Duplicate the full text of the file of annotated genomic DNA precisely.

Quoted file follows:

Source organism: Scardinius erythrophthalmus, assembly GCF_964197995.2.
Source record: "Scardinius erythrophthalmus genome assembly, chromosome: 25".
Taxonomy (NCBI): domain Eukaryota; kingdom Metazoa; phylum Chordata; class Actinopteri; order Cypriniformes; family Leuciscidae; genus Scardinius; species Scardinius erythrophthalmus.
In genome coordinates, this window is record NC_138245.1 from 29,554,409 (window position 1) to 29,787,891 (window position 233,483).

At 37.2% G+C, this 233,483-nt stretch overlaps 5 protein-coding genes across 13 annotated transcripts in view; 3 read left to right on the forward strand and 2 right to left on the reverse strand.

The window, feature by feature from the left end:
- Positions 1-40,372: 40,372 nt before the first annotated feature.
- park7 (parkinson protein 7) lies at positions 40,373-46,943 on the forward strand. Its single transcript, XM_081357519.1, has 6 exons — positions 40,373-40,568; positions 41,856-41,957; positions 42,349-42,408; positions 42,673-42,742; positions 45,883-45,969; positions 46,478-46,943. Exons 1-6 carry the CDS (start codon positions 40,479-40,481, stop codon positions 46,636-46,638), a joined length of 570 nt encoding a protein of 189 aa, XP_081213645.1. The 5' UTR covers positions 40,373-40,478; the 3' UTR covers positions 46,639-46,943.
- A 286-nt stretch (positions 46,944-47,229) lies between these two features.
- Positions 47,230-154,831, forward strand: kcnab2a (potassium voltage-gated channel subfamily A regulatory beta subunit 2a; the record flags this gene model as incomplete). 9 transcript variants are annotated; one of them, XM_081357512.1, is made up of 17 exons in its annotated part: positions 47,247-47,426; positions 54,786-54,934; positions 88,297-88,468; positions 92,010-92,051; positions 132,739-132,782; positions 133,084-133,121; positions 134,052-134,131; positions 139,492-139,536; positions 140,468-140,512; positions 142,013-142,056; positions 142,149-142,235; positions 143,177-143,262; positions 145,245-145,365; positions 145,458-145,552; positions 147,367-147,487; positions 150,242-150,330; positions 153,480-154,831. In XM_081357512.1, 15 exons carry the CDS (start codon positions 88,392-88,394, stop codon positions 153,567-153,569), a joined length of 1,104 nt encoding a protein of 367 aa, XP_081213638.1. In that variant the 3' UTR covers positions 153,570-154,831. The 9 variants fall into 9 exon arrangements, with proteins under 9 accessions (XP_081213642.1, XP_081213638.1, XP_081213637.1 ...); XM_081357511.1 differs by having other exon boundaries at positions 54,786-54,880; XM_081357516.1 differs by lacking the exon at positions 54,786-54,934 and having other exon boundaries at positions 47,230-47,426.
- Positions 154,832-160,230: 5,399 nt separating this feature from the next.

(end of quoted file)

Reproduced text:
Source organism: Scardinius erythrophthalmus, assembly GCF_964197995.2.
Source record: "Scardinius erythrophthalmus genome assembly, chromosome: 25".
Taxonomy (NCBI): domain Eukaryota; kingdom Metazoa; phylum Chordata; class Actinopteri; order Cypriniformes; family Leuciscidae; genus Scardinius; species Scardinius erythrophthalmus.
In genome coordinates, this window is record NC_138245.1 from 29,554,409 (window position 1) to 29,787,891 (window position 233,483).

At 37.2% G+C, this 233,483-nt stretch overlaps 5 protein-coding genes across 13 annotated transcripts in view; 3 read left to right on the forward strand and 2 right to left on the reverse strand.

The window, feature by feature from the left end:
- Positions 1-40,372: 40,372 nt before the first annotated feature.
- park7 (parkinson protein 7) lies at positions 40,373-46,943 on the forward strand. Its single transcript, XM_081357519.1, has 6 exons — positions 40,373-40,568; positions 41,856-41,957; positions 42,349-42,408; positions 42,673-42,742; positions 45,883-45,969; positions 46,478-46,943. Exons 1-6 carry the CDS (start codon positions 40,479-40,481, stop codon positions 46,636-46,638), a joined length of 570 nt encoding a protein of 189 aa, XP_081213645.1. The 5' UTR covers positions 40,373-40,478; the 3' UTR covers positions 46,639-46,943.
- A 286-nt stretch (positions 46,944-47,229) lies between these two features.
- Positions 47,230-154,831, forward strand: kcnab2a (potassium voltage-gated channel subfamily A regulatory beta subunit 2a; the record flags this gene model as incomplete). 9 transcript variants are annotated; one of them, XM_081357512.1, is made up of 17 exons in its annotated part: positions 47,247-47,426; positions 54,786-54,934; positions 88,297-88,468; positions 92,010-92,051; positions 132,739-132,782; positions 133,084-133,121; positions 134,052-134,131; positions 139,492-139,536; positions 140,468-140,512; positions 142,013-142,056; positions 142,149-142,235; positions 143,177-143,262; positions 145,245-145,365; positions 145,458-145,552; positions 147,367-147,487; positions 150,242-150,330; positions 153,480-154,831. In XM_081357512.1, 15 exons carry the CDS (start codon positions 88,392-88,394, stop codon positions 153,567-153,569), a joined length of 1,104 nt encoding a protein of 367 aa, XP_081213638.1. In that variant the 3' UTR covers positions 153,570-154,831. The 9 variants fall into 9 exon arrangements, with proteins under 9 accessions (XP_081213642.1, XP_081213638.1, XP_081213637.1 ...); XM_081357511.1 differs by having other exon boundaries at positions 54,786-54,880; XM_081357516.1 differs by lacking the exon at positions 54,786-54,934 and having other exon boundaries at positions 47,230-47,426.
- Positions 154,832-160,230: 5,399 nt separating this feature from the next.